OUP Blog Articles from JEL
In the lead-up to the November workshop, Re-Imagining Environmental Law in an Age of Sovereignty and Control: Workshop, speakers have reflected on the way Brexit may impact environmental law.
Climate Change and the Rule of Law: Blog Series
In preparation for JEL's September 2016 events on Climate Change and the Rule of Law
Climate change in the courts: challenges and future directions
"In this fast-moving field, legal academics and legal experts have an important task, now and ahead, in reflecting on how adjudicative processes are accommodating the disruption that climate change inevitably brings to legal systems."
Read the full blog post by Ioanna Hadjiyianni, Stephen Minas, and Eloise Scotford here.
What is climate change law?
"Some years ago Dave Markell and I noticed that commentary on climate change law was devoting a tremendous amount of attention to a small handful of judicial opinions as being representative of trends in climate change litigation, whereas inventories of climate change litigation, such as the Columbia Law School’s Sabin Center blog, included hundreds of active and resolved cases."
Read J.B. Ruhl's post here.
The Urgenda decision: balanced constitutionalism in the face of climate change?
"Over the coming months and years, much will undoubtedly be written about Urgenda v Netherlands, the decision by a District Court in the Hague ordering the Dutch Government to ‘limit or have limited’ national greenhouse gas emissions by at least 25% by 2020 compared to the level emitted in 1990. A full analysis of the decision is due to appear in the Journal of Environmental Law before the end of the year, but given the myriad of legal issues thrown up by the case, it deserves the close and immediate attention of a wide community of scholars and practitioners."
Read Ceri Warnock's post here.
Climate change and self-adapting law
"How would law look different if we had always known about climate change? One difference – I would suggest – is that it would have been constructed so as to self-adapt to the changing context that it seeks to govern. What does it mean to self-adapt? An example of self-adapting law can be found in long term supply agreements."
Read Dean David D. Caron's post here.
Climate consciousness in daily legal practice
"Thinking about climate change generates helplessness in us. Our persistent role creating this global catastrophe seems so inevitable as to be predetermined; our will to contain it, or even reach agreement to contain it, feeble."
Read Kim Bouwer's post here.
Why understanding the legally disruptive nature of climate change matters
"It is now commonly recognized by governments that climate change is an issue that must be addressed. The 21st Conference of Parties to the United Nations Framework Convention on Climate Change to be held in Paris in December 2015 is the most high profile example of this, but there are also many examples of governments beginning to craft national and supranational regulatory responses."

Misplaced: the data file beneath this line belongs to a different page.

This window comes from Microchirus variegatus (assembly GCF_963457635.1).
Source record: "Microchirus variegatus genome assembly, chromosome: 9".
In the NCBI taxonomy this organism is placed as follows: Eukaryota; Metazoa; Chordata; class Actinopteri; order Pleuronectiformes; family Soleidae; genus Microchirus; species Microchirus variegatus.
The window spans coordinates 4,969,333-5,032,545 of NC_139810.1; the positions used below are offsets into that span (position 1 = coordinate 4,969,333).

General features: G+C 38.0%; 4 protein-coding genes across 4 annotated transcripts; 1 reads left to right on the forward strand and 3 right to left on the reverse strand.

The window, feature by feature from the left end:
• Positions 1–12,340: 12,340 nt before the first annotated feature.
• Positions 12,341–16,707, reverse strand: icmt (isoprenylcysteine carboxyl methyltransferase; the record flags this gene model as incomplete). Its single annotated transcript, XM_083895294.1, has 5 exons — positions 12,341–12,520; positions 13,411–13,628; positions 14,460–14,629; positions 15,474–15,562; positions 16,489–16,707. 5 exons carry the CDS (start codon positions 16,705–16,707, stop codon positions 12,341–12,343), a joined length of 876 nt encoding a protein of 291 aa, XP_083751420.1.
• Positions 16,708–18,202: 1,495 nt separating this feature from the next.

Read the post by Liz Fisher, Eloise Scotford, and Emily Barritt here.
Blog Articles by JEL Authors
Here's a collection of all adaptations, interviews, reviews, and reflections from Journal of Environmental Law contributors.
Independent water providers in Kisumu and Addis Ababa
"In order to build the future we want, we must consider the part that water plays in our ecosystems, urbanization, industry, energy, and agriculture. In recognition of this challenge, the United Nations celebrates World Water Day on 22 March each year, including this year’s theme: ‘Water and Sustainable Development’."
Find out more about independent water providers from this infographic based on an article by Journal of Environmental Law authors.
Changing conceptions of rights to water?
"What do we really mean when we talk about a right to water? A human right to water is a cornerstone of a democratic society. What form that right should take is hotly debated. Recently 1,884,790 European Union (EU) citizens have signed a petition that asks the EU institutions to pass legislation which recognizes a human right to water, and which declares water to be a public good not a commodity."
Read this post by Bettina Lange and Mark Shepheard here.
Global responsibility, differentiation, and an environmental rule of law?
"As we celebrate Earth Day this year, it is timely to reflect on the international community’s commitment to halting serious environmental harm. The idea that all States have a ‘common interest’ in promoting global environmental responsibility — as evidenced most clearly through their active participation in multilateral environmental agreements — has been a cornerstone of international environmental policy for the last few decades."
Read the post by Duncan French and Lavanya Rajamani here.
A New Year’s Resolution: to think hard about environmental issues
"I sit here writing this on New Year’s Day. Looking back at 2013 it has been a year in which there has been a growing disjunction between academic discourse and political discourse over environmental issues. On the one hand academic and scholarly discourses have become more sophisticated."
Read Liz Fisher's post here.
What does Earth Day mean for an environmental law scholar?
"I have been pondering this question since asking my seven-year-old son (who for the record is not an environmental law scholar) what Earth Day was about and he told me ‘That’s the day you think about climate change and stuff’. His description might not be the most accurate and Earth Day has a complex history, but he is correct in the general sentiment."
Read Liz Fisher's post here.